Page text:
The next sea-change was the move to mobile. While Adobe released a minor app for imaging on the iPhone early-on, other companies launched an all-out assault on the mobile image editing market, resulting in the odd situation of smaller companies like NIK providing superior image editing capabilities in third party image editors, and leaving the lesser features of Adobe’s PS Express in the dust. As the mobile imaging field matured further, both Adobe and Apple responded by releasing major image editing products for iOS.

The future of NIK’s award-winning SnapSeed for the iPhone and iPad, as well as their desktop applications, are in question, following the recent acquisition of NIK by Google. But we can rest assured that the surge in mobile imaging apps will continue unabated, from companies large and small, augmented by web apps of the Instagram-type; which seems the most likely field for Google’s NIK acquisition.

Photoshop CS6 Changes the Rules

The release of Photoshop CS6 heralded the next change in Photoshop’s role in our daily lives. The CS6 version introduces an interface more like that of Lightroom, and a backdrop that covers the main monitor’s screen behind Photoshop’s pallets and image windows, also somewhat similar to Lightroom’s full-screen interface, but without the total-control attitude of Lightroom.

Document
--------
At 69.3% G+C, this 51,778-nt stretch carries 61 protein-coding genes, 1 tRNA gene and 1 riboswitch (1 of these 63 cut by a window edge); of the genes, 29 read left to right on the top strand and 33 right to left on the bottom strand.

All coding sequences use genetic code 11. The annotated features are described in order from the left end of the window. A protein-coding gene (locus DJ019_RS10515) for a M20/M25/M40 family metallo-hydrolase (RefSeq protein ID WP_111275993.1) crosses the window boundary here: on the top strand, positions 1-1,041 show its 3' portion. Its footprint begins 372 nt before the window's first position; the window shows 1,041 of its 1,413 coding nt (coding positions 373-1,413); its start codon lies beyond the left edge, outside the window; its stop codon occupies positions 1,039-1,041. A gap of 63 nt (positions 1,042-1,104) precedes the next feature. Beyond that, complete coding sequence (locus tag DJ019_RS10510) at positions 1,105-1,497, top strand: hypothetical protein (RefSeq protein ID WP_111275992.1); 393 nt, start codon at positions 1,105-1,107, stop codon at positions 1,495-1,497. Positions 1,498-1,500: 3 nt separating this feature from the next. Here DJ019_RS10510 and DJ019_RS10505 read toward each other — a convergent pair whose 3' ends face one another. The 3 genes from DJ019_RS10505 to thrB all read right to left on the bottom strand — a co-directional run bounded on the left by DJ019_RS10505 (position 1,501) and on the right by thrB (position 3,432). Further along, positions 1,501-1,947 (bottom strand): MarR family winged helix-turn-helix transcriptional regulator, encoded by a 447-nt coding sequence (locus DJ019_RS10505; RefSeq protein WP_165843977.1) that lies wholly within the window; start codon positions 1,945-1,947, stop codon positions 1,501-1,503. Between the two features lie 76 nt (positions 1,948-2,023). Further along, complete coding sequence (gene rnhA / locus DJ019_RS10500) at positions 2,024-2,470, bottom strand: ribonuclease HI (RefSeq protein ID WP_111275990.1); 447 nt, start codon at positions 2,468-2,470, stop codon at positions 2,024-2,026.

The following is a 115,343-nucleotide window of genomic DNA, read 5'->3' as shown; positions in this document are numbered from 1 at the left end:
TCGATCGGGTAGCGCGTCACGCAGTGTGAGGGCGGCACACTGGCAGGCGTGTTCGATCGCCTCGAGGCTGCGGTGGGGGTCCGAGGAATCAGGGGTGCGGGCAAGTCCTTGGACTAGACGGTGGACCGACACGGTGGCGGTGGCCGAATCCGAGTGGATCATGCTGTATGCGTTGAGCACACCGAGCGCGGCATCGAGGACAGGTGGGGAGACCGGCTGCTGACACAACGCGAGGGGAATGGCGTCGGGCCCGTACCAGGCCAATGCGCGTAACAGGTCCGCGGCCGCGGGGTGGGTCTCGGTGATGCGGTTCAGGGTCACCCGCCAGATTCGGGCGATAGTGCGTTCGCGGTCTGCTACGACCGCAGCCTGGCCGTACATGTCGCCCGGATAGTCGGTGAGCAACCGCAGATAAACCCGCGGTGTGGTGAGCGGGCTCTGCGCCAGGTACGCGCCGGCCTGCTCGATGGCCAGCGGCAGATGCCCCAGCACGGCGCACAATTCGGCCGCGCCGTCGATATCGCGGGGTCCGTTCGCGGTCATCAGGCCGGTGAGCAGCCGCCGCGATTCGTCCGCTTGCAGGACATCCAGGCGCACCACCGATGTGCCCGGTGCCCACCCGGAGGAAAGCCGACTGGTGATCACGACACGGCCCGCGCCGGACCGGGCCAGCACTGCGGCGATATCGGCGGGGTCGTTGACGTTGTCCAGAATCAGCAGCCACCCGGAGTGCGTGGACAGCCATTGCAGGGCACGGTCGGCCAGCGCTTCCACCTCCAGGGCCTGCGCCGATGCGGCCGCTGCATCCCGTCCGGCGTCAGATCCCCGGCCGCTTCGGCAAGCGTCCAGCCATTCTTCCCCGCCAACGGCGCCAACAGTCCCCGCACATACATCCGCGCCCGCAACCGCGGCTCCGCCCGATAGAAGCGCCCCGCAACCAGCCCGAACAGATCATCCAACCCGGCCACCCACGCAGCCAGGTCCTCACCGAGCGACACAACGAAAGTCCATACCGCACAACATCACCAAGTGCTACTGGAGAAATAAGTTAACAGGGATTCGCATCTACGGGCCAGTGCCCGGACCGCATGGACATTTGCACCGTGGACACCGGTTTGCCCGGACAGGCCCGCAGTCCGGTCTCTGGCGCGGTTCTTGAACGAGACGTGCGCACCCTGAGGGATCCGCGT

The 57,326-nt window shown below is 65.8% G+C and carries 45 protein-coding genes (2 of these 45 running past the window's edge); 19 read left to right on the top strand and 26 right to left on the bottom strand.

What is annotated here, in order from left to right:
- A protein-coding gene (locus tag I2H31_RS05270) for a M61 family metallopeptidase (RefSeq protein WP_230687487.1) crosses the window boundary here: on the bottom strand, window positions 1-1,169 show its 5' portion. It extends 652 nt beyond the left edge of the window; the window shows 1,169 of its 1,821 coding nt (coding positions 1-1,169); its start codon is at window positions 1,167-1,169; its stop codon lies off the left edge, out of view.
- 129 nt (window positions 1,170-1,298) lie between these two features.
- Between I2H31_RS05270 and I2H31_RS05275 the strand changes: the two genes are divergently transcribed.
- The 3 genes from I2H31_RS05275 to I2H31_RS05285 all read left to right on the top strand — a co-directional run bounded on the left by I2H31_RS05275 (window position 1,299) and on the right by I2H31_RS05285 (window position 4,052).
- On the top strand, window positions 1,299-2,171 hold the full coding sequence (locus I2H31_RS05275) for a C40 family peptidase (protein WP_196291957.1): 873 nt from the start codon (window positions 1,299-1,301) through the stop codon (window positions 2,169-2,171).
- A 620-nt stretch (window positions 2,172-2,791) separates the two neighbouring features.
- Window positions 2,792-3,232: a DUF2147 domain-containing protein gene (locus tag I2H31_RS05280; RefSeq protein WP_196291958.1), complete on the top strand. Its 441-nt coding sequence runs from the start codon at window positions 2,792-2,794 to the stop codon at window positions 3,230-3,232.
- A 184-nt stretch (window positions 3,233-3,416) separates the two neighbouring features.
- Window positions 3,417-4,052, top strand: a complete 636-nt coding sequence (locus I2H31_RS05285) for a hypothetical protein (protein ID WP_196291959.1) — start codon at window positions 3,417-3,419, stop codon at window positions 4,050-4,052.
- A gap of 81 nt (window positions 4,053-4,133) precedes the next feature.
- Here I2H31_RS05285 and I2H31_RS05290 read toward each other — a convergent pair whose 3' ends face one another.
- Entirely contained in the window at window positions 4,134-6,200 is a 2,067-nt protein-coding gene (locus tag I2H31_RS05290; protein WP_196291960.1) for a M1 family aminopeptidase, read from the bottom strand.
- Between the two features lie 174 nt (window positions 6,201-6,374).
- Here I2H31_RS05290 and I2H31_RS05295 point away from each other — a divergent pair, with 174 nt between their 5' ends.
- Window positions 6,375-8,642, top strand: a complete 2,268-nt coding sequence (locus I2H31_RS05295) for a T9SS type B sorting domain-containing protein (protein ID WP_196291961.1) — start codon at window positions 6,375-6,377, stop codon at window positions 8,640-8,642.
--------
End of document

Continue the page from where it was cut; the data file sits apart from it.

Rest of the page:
This is a first-generation feature, and not without difficulties. It is most effective when images are “tabbed”, a function that locks them to the top of the screen, and allows them to be viewed by toggling between the tabs for each image. When using free-floating image windows, the new interface has more noticeable weaknesses, including the disturbing habit of “losing” image windows behind the background (which, by definition, should always be at the back), and difficulty accessing other applications while Photoshop is on-screen.